A majority of organised jewellery traders in India are keen on adopting modern practices in manufacturing as it would bring down the wastage involved during the making process, said an official from the industry.
Industry sources say their margins stand in the range of 2-10 per cent and is directly proportional to in-house modern technology. Modern practices would help in improving both retail sales and margins.
In line with these issues, the city is hosting a three-day business to business Jewellery & Gem Fair (HJF) 2013 from June 7. The event, which is being organised by UBM India, would witness 125 major jewellers from across the country.
Kranti Nagvekar, group director, UBM India, said: “The platform will help both jewellers and traders to know the latest trends in styles, industry practices and exporters demand. The major attraction during the current edition would be light-weight jewellery and we’re expecting big order placements both from local and overseas traders. Customers here in India prefer Jaipur-studded and Hyderabad precious stone jewellery.”
She said the recent fall in gold prices would help exporters improve their revenues and remain competitive in the overseas markets. India exports jewellery to Singapore, West Asia, Istanbul, Russia, Germany, China and Taiwan.
Brooks said of the launch: “We are providing an affordable platform from which young designer-makers can fulfil their aspirations, work on commissions and develop collections without the burden of huge start-up costs. Studio rent and the purchase of equipment can be a real stumbling block to gaining a foothold in the industry, so our facility with its a range of essential equipment offers a solution to these problems faced by graduates and established professionals alike.”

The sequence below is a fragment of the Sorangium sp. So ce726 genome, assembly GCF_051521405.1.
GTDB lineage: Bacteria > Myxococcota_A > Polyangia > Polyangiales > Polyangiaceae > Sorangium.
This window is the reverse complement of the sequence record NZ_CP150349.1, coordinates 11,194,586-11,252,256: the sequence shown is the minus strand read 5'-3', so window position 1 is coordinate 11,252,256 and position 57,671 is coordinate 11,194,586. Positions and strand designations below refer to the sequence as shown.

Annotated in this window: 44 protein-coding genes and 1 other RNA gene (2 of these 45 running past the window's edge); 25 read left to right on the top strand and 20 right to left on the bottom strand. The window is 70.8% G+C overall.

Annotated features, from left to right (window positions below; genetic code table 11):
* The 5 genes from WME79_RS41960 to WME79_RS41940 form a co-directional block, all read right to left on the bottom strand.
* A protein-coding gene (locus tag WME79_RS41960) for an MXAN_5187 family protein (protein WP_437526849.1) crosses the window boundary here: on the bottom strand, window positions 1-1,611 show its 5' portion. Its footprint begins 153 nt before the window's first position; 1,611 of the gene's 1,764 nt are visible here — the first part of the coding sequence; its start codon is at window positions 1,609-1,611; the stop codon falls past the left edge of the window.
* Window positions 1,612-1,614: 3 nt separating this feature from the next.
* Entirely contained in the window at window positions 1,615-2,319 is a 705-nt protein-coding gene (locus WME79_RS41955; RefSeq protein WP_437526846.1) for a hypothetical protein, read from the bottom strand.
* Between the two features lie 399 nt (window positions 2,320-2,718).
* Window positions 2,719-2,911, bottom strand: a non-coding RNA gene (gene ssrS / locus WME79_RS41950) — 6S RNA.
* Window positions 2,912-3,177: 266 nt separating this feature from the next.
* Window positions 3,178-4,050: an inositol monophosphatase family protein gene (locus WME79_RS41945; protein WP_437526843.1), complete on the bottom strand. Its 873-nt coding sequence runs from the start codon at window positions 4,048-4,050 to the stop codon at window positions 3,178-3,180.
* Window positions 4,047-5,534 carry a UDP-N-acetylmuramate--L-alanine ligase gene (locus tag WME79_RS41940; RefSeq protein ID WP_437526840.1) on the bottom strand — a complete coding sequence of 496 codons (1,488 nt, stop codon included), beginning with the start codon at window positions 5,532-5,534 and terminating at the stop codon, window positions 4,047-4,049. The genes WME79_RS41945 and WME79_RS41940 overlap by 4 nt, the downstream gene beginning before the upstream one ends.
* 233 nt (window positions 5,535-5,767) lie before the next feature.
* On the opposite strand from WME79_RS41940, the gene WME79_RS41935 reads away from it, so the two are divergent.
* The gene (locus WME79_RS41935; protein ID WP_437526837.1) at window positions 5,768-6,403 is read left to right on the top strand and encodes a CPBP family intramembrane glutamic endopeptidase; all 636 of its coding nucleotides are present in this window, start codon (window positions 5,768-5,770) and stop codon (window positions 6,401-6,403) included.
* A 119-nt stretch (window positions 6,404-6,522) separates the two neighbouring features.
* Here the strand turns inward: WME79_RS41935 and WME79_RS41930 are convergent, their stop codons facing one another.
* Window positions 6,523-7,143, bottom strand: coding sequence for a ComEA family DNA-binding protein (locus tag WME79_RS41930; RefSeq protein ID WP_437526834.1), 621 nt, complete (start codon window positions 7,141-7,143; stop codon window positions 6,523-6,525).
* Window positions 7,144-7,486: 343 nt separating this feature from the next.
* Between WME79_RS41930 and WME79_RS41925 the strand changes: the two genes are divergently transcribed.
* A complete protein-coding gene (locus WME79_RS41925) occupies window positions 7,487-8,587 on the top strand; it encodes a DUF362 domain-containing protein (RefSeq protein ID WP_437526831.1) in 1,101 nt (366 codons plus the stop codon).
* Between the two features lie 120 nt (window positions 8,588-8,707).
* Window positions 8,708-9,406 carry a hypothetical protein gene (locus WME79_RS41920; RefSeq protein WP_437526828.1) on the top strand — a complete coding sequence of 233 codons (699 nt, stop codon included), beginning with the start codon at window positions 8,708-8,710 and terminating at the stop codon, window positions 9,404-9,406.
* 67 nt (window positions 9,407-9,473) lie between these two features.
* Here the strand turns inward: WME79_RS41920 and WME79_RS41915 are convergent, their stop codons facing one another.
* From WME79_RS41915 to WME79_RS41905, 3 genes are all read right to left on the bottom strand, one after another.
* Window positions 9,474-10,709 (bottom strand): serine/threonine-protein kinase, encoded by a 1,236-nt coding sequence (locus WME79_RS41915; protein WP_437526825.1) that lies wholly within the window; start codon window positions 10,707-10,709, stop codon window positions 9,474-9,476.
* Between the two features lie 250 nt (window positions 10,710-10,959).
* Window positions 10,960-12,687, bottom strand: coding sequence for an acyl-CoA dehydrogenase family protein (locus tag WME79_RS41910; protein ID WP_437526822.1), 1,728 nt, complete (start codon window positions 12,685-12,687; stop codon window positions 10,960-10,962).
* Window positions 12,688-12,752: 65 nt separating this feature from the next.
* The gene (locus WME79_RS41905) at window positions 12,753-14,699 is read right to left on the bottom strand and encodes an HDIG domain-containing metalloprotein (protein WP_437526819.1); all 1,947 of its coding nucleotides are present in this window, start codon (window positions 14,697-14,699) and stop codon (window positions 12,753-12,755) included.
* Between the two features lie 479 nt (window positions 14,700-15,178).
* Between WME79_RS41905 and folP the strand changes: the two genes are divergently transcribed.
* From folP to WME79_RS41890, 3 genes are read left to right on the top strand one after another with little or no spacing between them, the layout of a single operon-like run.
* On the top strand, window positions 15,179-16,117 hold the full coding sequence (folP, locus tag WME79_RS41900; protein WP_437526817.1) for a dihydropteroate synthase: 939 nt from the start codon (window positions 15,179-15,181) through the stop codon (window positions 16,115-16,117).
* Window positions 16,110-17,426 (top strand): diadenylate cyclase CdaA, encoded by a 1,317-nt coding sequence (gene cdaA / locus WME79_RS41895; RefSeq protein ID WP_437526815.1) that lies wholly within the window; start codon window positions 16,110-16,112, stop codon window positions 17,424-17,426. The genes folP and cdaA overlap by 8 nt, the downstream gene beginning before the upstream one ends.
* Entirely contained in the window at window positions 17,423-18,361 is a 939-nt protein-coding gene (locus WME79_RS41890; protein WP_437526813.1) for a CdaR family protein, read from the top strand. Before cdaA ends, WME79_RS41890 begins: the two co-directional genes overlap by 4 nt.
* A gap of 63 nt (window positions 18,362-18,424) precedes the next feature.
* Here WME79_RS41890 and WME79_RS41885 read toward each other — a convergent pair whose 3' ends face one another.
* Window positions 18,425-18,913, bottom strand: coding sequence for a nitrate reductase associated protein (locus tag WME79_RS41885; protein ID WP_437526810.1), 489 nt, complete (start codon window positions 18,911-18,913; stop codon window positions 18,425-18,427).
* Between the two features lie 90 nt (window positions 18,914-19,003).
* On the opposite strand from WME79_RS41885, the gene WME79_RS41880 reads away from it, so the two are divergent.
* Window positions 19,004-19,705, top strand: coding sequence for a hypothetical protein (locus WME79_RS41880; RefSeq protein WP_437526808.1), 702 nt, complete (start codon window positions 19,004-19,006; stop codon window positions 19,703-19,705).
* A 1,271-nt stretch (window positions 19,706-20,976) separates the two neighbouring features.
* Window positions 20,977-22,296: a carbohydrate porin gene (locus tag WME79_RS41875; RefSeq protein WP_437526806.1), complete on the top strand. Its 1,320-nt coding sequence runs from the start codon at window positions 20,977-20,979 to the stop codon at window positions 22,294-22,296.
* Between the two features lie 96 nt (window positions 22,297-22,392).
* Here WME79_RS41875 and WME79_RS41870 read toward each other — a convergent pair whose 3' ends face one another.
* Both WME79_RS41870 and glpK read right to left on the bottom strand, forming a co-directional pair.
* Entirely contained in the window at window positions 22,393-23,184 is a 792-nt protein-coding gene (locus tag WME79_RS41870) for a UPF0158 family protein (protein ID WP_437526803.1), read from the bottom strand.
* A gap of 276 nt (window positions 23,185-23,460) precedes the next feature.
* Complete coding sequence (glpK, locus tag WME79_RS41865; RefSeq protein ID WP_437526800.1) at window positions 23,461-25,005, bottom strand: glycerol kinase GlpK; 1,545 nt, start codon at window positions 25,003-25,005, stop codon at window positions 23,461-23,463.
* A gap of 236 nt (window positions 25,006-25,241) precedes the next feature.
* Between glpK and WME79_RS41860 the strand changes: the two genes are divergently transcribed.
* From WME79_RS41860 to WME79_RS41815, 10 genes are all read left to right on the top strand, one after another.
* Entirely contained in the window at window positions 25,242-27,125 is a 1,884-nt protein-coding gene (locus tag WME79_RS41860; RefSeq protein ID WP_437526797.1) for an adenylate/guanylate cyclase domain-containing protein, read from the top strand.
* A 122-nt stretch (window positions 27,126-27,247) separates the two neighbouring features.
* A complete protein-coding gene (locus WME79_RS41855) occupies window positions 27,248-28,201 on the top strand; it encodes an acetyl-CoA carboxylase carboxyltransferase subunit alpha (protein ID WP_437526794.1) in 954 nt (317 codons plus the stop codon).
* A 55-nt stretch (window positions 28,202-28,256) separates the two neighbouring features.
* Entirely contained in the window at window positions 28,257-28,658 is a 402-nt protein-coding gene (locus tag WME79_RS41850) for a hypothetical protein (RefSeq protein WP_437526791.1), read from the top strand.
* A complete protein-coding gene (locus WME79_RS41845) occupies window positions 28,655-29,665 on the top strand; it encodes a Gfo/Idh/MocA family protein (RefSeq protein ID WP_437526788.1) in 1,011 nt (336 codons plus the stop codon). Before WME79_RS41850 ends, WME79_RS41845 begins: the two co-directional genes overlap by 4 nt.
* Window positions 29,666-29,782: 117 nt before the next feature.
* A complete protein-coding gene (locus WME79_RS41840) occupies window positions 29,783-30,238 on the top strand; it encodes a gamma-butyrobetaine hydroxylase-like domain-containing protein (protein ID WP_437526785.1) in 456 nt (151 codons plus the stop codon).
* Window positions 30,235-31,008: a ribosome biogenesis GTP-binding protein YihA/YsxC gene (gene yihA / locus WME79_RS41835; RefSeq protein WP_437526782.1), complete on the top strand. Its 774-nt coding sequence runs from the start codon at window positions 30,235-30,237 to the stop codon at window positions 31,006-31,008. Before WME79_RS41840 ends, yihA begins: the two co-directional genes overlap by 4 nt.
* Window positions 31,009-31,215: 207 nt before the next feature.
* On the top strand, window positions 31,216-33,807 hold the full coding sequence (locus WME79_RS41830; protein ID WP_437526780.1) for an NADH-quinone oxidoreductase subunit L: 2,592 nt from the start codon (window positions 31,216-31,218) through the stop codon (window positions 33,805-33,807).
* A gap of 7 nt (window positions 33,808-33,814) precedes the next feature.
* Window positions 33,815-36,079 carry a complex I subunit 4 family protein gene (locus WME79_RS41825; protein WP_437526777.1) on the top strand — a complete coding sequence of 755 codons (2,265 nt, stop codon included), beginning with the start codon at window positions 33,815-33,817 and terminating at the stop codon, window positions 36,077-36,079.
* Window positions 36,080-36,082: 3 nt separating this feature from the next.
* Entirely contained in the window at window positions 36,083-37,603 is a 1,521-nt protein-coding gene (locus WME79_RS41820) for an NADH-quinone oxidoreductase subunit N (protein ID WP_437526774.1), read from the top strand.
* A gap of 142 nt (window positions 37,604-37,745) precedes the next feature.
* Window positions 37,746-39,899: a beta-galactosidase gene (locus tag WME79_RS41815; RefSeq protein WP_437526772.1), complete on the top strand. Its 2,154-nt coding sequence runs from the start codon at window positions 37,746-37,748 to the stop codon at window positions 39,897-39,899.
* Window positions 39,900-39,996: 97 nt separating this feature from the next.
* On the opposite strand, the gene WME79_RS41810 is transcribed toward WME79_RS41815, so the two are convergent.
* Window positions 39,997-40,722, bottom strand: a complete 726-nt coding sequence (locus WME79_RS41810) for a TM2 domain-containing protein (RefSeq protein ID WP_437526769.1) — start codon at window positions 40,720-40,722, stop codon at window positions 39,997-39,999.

The space will house 20 work benches initially, with plan to add 12 more in the near future.
Centrepunch will offer a range of programmes from entry level through to advanced, as well as drop-in mentoring sessions with well-known jewellers, practitioners and tutors to help assist graduates and new businesses. Advice sessions will also be given on topics such as how to run a successful studio-practice, how to work with clients and marketing strategies.
Brooks says the jewellery hub has already received a volume of enquiries via social media and has so far built a mailing list exceeding 300 names.
Brooks will act as a tutor alongside three other crafts persons: fine jeweller and stone setter Antonion De Geatani, master polisher Stephen Goldsmith and illustrator Mark Lewis.
Tajudeen “Squilla” Durosinimi-Etti, of Cambria Avenue, was accused of burgling a house in Shipwrights Avenue, Chatham, with others on February 1, as well as kidnapping Sandip Madan on the same date.
The 28-year-old was due to stand trial at Maidstone Crown Court on August 5, but the Crown Prosecution Service said there was not a realistic likelihood of conviction and offered no evidence to both charges.
Prosecutor Martin Yale told the court the only evidence of identification came from the alleged victim, but he had provided two “very different” statements to police during the course of the investigation.
Mr Yale said he later admitted lying in his first statement because he feared reprisals to both him and his family.
The prosecutor added that accounts given by others also “directly undermine” the most recent statement given by the complainant.
Formal not guilty verdicts were entered by Judge Charles Macdonald QC and Durosinimi-Etti, who has been in custody on remand, was expected to be released from the court cells.